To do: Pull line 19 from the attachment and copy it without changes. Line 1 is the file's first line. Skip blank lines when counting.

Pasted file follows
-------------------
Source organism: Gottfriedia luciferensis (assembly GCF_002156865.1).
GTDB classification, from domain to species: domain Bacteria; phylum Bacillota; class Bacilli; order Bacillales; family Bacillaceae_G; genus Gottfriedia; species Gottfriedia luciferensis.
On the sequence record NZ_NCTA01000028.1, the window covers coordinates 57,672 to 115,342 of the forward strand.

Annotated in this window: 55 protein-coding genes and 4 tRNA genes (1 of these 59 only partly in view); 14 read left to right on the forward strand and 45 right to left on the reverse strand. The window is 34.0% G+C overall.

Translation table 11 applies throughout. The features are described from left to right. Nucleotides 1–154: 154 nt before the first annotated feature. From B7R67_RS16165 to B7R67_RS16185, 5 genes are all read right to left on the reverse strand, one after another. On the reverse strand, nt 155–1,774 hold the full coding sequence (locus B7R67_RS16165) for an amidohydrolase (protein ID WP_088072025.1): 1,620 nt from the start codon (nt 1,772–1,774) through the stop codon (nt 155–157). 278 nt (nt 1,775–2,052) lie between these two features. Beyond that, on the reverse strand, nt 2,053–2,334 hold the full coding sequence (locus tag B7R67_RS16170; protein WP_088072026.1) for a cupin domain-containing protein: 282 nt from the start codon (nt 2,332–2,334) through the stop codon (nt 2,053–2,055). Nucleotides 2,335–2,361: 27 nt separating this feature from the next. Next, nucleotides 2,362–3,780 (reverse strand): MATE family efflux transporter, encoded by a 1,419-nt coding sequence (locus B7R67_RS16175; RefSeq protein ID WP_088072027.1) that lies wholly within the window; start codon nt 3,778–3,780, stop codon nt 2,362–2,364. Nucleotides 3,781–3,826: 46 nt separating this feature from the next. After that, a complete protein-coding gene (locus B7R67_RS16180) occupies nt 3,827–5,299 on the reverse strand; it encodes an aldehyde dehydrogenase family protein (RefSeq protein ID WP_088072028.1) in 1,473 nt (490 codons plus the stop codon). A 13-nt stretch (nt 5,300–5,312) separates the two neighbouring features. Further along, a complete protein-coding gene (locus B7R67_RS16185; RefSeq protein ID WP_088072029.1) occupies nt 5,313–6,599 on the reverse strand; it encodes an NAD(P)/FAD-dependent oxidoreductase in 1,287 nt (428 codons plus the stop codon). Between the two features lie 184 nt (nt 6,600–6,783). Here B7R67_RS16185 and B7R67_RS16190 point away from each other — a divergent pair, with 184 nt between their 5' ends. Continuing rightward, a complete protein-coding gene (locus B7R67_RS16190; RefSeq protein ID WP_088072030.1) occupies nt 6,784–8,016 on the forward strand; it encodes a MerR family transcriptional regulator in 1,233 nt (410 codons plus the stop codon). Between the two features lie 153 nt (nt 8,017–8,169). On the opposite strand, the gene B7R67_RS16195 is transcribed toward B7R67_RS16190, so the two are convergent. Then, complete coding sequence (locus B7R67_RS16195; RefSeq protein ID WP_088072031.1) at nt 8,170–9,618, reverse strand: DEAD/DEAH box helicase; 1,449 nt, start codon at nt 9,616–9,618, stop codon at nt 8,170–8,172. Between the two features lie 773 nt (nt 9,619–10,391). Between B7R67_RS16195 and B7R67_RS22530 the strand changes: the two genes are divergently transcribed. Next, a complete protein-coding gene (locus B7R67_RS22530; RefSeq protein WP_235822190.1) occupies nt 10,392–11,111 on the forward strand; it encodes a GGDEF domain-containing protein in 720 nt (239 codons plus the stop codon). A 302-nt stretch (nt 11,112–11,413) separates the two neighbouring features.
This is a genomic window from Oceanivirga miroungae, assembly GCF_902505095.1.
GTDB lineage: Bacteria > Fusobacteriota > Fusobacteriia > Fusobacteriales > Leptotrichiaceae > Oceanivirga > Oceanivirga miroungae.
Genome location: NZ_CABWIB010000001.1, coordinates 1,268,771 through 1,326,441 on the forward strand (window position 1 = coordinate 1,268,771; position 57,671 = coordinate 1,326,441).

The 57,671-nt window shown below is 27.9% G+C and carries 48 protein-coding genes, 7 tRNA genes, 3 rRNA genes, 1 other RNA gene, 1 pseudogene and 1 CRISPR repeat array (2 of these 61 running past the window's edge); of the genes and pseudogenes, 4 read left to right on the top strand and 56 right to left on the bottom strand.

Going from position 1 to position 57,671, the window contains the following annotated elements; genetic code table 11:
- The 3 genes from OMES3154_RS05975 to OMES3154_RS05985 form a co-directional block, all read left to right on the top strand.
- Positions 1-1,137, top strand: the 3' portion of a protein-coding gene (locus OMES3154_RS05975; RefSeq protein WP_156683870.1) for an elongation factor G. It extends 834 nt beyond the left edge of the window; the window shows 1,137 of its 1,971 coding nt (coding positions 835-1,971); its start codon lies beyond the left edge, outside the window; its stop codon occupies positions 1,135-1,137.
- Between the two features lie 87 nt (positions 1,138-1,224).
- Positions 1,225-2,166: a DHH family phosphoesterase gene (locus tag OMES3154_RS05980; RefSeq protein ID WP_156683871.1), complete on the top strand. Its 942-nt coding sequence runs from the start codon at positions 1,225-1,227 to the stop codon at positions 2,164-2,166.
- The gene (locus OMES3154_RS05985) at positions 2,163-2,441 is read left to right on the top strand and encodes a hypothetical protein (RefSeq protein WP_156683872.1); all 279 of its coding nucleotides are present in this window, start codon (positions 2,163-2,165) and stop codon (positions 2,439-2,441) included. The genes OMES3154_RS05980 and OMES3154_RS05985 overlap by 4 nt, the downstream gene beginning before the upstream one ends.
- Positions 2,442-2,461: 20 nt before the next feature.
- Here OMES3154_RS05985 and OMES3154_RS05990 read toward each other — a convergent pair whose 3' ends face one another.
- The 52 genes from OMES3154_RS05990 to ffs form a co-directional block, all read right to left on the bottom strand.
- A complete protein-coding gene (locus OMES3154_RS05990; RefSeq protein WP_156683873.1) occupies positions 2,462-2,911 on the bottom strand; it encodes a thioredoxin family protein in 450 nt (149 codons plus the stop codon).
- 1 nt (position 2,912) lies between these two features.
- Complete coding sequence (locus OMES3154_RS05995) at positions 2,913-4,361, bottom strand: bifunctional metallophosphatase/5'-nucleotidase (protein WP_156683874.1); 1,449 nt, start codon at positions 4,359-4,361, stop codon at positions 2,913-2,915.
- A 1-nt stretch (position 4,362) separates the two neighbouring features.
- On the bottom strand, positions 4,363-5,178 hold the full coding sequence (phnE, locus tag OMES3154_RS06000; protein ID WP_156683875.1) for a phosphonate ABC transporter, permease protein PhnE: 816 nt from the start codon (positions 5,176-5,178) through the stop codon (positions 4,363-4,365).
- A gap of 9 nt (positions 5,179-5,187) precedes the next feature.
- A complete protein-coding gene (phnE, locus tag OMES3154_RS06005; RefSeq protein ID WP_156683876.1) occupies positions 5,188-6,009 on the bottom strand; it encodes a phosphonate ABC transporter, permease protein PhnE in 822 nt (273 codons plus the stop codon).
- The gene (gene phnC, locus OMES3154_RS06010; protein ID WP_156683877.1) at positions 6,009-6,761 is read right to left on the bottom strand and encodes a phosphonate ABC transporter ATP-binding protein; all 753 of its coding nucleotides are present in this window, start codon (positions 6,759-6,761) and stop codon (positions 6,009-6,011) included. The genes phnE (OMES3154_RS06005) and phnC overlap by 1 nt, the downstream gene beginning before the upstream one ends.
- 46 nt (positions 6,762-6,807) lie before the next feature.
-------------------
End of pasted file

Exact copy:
- A complete protein-coding gene (locus OMES3154_RS05990; RefSeq protein WP_156683873.1) occupies positions 2,462-2,911 on the bottom strand; it encodes a thioredoxin family protein in 450 nt (149 codons plus the stop codon).